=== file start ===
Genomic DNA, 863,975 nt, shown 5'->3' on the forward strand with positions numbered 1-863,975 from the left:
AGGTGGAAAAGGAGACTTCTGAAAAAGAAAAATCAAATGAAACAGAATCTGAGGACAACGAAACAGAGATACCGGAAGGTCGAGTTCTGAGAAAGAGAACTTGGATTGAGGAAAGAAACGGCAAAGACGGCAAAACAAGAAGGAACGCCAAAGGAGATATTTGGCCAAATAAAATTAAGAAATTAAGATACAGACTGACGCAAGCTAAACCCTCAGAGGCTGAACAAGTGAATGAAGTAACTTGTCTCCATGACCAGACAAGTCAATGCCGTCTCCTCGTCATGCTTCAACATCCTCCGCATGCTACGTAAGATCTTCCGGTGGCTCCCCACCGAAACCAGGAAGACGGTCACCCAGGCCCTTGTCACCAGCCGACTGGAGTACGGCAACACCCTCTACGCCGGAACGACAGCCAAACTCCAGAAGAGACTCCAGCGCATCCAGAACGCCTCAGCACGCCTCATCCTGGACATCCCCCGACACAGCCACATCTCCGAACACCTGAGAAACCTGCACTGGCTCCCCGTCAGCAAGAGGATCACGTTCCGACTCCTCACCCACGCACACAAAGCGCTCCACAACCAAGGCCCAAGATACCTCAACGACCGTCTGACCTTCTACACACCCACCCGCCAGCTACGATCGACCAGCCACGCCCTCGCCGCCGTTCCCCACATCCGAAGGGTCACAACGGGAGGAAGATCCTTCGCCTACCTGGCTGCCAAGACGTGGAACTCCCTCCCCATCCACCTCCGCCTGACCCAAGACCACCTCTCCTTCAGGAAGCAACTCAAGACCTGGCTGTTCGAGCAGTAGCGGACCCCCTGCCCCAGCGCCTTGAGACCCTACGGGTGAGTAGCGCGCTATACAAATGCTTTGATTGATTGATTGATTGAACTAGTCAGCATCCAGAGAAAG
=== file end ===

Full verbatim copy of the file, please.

Genomic DNA, 863,975 nt, shown 5'->3' on the forward strand with positions numbered 1-863,975 from the left:
AGGTGGAAAAGGAGACTTCTGAAAAAGAAAAATCAAATGAAACAGAATCTGAGGACAACGAAACAGAGATACCGGAAGGTCGAGTTCTGAGAAAGAGAACTTGGATTGAGGAAAGAAACGGCAAAGACGGCAAAACAAGAAGGAACGCCAAAGGAGATATTTGGCCAAATAAAATTAAGAAATTAAGATACAGACTGACGCAAGCTAAACCCTCAGAGGCTGAACAAGTGAATGAAGTAACTTGTCTCCATGACCAGACAAGTCAATGCCGTCTCCTCGTCATGCTTCAACATCCTCCGCATGCTACGTAAGATCTTCCGGTGGCTCCCCACCGAAACCAGGAAGACGGTCACCCAGGCCCTTGTCACCAGCCGACTGGAGTACGGCAACACCCTCTACGCCGGAACGACAGCCAAACTCCAGAAGAGACTCCAGCGCATCCAGAACGCCTCAGCACGCCTCATCCTGGACATCCCCCGACACAGCCACATCTCCGAACACCTGAGAAACCTGCACTGGCTCCCCGTCAGCAAGAGGATCACGTTCCGACTCCTCACCCACGCACACAAAGCGCTCCACAACCAAGGCCCAAGATACCTCAACGACCGTCTGACCTTCTACACACCCACCCGCCAGCTACGATCGACCAGCCACGCCCTCGCCGCCGTTCCCCACATCCGAAGGGTCACAACGGGAGGAAGATCCTTCGCCTACCTGGCTGCCAAGACGTGGAACTCCCTCCCCATCCACCTCCGCCTGACCCAAGACCACCTCTCCTTCAGGAAGCAACTCAAGACCTGGCTGTTCGAGCAGTAGCGGACCCCCTGCCCCAGCGCCTTGAGACCCTACGGGTGAGTAGCGCGCTATACAAATGCTTTGATTGATTGATTGATTGAACTAGTCAGCATCCAGAGAAAG